When the term work experience is mentioned, most employers will straight away cut to the image of a young college student taking on the role of office junior as part of their education in the ‘real world of work’. However, for the past few years, and indeed since the recession, the pool of talent looking to complete work experience placements has widened to include A-Level school leavers, graduates and those undertaking re-training into a new field of employment. With such a high level of talent available for free, employers should be looking at what a work experience placement could do for their business.

For those businesses that offer a specialist service, such as caring or rehabilitation services, the current graduate field offers some great opportunities. With a high number of graduates currently studying in this area, there is a demand for work placements as people attempt to make themselves more employable after finishing their degree. Physiotherapy is another study area currently very competitive and any type of placement offering this type of opportunity is highly sought after. With this in mind, look at current opportunities within your business and see if these skills could be utilised in some way. For the graduate, the experience is invaluable to their CV, whilst you are able to gain access to some specialist skills normally very costly for a small business. The potential areas that volunteer placement students can be found id vast however and students studying a range of other subjects such as marketing and design will relish opportunities to further their experience.

Getting hold of these students has also become easier, with Universities much more open to affiliations with local employers; they are keen to establish business links as it encourages participation on their courses. E-mailing or telephoning the placement office with a quick pitch about what position your company can offer is a great way to get the ball rolling. From this, they will usually look at the relevance of the work experience and then forward on the opportunity to students undertaking relevant courses.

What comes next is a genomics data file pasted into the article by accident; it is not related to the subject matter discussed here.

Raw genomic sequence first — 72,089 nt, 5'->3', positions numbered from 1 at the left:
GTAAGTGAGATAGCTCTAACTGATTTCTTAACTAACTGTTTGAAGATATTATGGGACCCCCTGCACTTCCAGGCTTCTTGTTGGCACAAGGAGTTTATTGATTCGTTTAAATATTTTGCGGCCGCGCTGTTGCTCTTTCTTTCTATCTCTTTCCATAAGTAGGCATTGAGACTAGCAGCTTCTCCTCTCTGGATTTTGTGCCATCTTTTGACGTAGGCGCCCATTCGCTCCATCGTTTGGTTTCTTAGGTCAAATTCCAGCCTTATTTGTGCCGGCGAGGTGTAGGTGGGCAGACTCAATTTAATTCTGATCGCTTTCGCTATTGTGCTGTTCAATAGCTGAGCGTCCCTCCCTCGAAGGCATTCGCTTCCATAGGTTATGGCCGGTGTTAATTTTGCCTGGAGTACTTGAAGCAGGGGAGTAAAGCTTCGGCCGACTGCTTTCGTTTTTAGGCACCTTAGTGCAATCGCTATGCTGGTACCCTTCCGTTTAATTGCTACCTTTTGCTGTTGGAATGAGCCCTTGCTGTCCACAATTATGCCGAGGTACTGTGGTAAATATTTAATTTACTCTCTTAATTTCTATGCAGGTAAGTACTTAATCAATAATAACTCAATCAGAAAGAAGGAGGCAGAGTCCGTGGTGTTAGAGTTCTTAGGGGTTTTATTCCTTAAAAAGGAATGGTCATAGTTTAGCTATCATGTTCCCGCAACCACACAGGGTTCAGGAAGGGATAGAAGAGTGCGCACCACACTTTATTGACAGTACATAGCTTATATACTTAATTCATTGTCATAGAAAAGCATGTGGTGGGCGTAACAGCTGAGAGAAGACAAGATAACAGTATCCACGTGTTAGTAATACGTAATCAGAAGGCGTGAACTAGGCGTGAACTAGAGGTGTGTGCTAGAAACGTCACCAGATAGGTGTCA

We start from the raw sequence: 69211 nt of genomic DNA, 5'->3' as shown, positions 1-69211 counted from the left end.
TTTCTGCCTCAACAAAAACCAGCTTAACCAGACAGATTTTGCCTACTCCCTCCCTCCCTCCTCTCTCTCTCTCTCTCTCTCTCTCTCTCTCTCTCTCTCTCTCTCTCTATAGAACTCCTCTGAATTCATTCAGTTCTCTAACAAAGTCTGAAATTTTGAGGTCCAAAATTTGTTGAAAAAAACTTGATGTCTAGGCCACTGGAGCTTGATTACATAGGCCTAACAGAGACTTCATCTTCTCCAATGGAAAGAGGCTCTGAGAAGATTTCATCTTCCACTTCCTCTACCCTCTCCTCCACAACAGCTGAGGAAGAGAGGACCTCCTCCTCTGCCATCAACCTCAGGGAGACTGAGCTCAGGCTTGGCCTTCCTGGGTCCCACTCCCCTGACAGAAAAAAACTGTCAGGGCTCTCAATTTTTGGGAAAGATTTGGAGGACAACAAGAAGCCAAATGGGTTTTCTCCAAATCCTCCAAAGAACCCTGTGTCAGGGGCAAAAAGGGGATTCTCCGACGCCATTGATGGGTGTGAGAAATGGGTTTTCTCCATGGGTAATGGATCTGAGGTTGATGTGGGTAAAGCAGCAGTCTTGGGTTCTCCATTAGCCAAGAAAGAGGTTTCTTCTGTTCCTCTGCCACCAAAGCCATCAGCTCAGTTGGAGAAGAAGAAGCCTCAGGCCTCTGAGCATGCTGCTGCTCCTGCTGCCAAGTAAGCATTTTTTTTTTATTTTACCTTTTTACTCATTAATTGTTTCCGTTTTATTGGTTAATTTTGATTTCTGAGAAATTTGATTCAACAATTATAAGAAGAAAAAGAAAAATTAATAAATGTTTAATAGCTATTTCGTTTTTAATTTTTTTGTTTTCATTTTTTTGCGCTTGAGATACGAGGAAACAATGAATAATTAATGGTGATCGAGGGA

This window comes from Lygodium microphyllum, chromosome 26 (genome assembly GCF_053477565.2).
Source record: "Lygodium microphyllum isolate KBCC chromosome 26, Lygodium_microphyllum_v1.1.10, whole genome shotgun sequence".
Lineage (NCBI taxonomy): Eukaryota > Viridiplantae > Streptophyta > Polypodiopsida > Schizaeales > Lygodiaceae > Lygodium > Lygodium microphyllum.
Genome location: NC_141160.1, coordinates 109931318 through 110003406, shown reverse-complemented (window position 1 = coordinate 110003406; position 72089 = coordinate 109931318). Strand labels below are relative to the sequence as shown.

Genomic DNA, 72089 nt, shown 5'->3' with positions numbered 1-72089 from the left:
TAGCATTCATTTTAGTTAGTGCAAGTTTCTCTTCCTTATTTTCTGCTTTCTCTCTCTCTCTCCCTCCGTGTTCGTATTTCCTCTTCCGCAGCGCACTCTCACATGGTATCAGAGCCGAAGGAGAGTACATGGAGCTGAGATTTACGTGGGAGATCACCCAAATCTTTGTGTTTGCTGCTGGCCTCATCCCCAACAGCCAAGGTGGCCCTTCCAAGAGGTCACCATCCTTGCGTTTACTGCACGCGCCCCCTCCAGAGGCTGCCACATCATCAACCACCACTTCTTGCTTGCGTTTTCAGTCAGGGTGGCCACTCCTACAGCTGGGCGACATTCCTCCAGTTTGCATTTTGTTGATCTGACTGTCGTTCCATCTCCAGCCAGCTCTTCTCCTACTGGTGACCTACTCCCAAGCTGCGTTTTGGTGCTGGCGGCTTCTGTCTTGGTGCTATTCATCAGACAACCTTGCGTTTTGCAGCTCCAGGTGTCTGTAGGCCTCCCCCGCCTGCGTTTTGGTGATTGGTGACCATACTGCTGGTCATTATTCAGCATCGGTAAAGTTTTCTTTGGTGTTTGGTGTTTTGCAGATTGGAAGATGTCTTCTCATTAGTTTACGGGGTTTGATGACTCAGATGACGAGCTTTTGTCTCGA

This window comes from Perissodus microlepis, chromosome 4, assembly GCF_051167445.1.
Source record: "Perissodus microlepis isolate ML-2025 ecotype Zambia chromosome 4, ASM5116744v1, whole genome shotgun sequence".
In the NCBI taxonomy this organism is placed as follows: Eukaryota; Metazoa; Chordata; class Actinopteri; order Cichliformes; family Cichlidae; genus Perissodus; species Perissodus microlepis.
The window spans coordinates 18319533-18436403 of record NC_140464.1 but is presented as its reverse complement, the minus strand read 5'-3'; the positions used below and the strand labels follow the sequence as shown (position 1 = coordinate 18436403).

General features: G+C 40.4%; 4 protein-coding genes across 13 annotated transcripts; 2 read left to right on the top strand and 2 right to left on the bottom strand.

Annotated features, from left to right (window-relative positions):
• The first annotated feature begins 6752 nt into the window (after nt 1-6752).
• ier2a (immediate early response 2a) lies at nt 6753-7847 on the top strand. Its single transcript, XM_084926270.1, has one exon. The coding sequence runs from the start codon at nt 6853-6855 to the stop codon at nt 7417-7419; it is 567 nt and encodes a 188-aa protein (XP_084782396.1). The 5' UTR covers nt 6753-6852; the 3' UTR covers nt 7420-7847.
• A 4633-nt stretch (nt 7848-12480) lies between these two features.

Job Centres are a good way to get hold of interested volunteers and posting on the website can allow you access to a large number of people actively searching in the local area. With the economy recovering slowly, there is still a large number of people wanting to find work and many are now considering unpaid placements an attractive option to bolster their CV.

Firms looking for A-Level qualified candidates should look towards career counselling services offered by colleges and sixth forms. They have a thorough understanding of the capabilities of students as they work more closely with them at this stage of their educational career and also talk directly to them, highlighting strengths and areas of weakness. They are keen to help these school leavers enter the job market and so work experience is a good way to help them experience what type of employment is on offer.

What employers need to remember about these type of work experience candidates is that they are not looking to act as an office junior for weeks on end. Normally, these placements will last for a few weeks as many people can not afford to spend too much time unpaid due to other responsibilities they have (living costs, for example). Business owners should also ensure that the roles they are expecting people to undertake are worthwhile and benefit both the business and the volunteer. They are after all doing this to progress and so entrusting them with genuine responsibility is an important part of the process. Once the placement is completed, you should offer yourself as a referee, should the volunteer have performed well and also look to give feedback to any institutions involved in the process.

If you are a Peninsula client and would like help drafting a proposal for a work experience scheme, or would like any recruitment advice, call the Advice Service on 0844 892 2772 and one of our trained Consultants will be happy to help.